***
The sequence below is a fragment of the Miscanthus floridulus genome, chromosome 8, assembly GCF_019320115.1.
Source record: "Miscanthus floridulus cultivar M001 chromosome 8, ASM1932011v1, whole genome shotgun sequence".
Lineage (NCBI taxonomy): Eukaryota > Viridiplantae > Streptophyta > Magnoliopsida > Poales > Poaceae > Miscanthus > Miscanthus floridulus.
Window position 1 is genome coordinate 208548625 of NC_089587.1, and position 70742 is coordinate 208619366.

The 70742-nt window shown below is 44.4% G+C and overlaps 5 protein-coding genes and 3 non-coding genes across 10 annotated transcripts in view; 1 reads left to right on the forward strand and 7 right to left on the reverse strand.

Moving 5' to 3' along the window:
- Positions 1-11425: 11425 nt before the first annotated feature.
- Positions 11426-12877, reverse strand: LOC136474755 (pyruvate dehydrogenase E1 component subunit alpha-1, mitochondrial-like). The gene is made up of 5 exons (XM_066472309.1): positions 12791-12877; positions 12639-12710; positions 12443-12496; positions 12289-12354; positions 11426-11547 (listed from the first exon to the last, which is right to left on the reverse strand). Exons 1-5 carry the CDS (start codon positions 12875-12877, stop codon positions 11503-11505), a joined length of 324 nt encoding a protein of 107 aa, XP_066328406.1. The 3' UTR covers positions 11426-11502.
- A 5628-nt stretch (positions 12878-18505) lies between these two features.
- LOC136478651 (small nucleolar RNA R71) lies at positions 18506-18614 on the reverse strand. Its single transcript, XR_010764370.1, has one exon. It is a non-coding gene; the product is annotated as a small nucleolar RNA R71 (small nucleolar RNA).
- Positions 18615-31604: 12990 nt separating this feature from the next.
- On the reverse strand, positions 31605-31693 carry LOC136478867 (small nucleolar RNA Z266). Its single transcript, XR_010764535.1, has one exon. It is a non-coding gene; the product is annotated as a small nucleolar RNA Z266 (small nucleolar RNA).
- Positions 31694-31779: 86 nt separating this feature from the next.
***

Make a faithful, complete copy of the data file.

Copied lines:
The sequence below is a fragment of the Miscanthus floridulus genome, chromosome 8, assembly GCF_019320115.1.
Source record: "Miscanthus floridulus cultivar M001 chromosome 8, ASM1932011v1, whole genome shotgun sequence".
Lineage (NCBI taxonomy): Eukaryota > Viridiplantae > Streptophyta > Magnoliopsida > Poales > Poaceae > Miscanthus > Miscanthus floridulus.
Window position 1 is genome coordinate 208548625 of NC_089587.1, and position 70742 is coordinate 208619366.

The 70742-nt window shown below is 44.4% G+C and overlaps 5 protein-coding genes and 3 non-coding genes across 10 annotated transcripts in view; 1 reads left to right on the forward strand and 7 right to left on the reverse strand.

Moving 5' to 3' along the window:
- Positions 1-11425: 11425 nt before the first annotated feature.
- Positions 11426-12877, reverse strand: LOC136474755 (pyruvate dehydrogenase E1 component subunit alpha-1, mitochondrial-like). The gene is made up of 5 exons (XM_066472309.1): positions 12791-12877; positions 12639-12710; positions 12443-12496; positions 12289-12354; positions 11426-11547 (listed from the first exon to the last, which is right to left on the reverse strand). Exons 1-5 carry the CDS (start codon positions 12875-12877, stop codon positions 11503-11505), a joined length of 324 nt encoding a protein of 107 aa, XP_066328406.1. The 3' UTR covers positions 11426-11502.
- A 5628-nt stretch (positions 12878-18505) lies between these two features.
- LOC136478651 (small nucleolar RNA R71) lies at positions 18506-18614 on the reverse strand. Its single transcript, XR_010764370.1, has one exon. It is a non-coding gene; the product is annotated as a small nucleolar RNA R71 (small nucleolar RNA).
- Positions 18615-31604: 12990 nt separating this feature from the next.
- On the reverse strand, positions 31605-31693 carry LOC136478867 (small nucleolar RNA Z266). Its single transcript, XR_010764535.1, has one exon. It is a non-coding gene; the product is annotated as a small nucleolar RNA Z266 (small nucleolar RNA).
- Positions 31694-31779: 86 nt separating this feature from the next.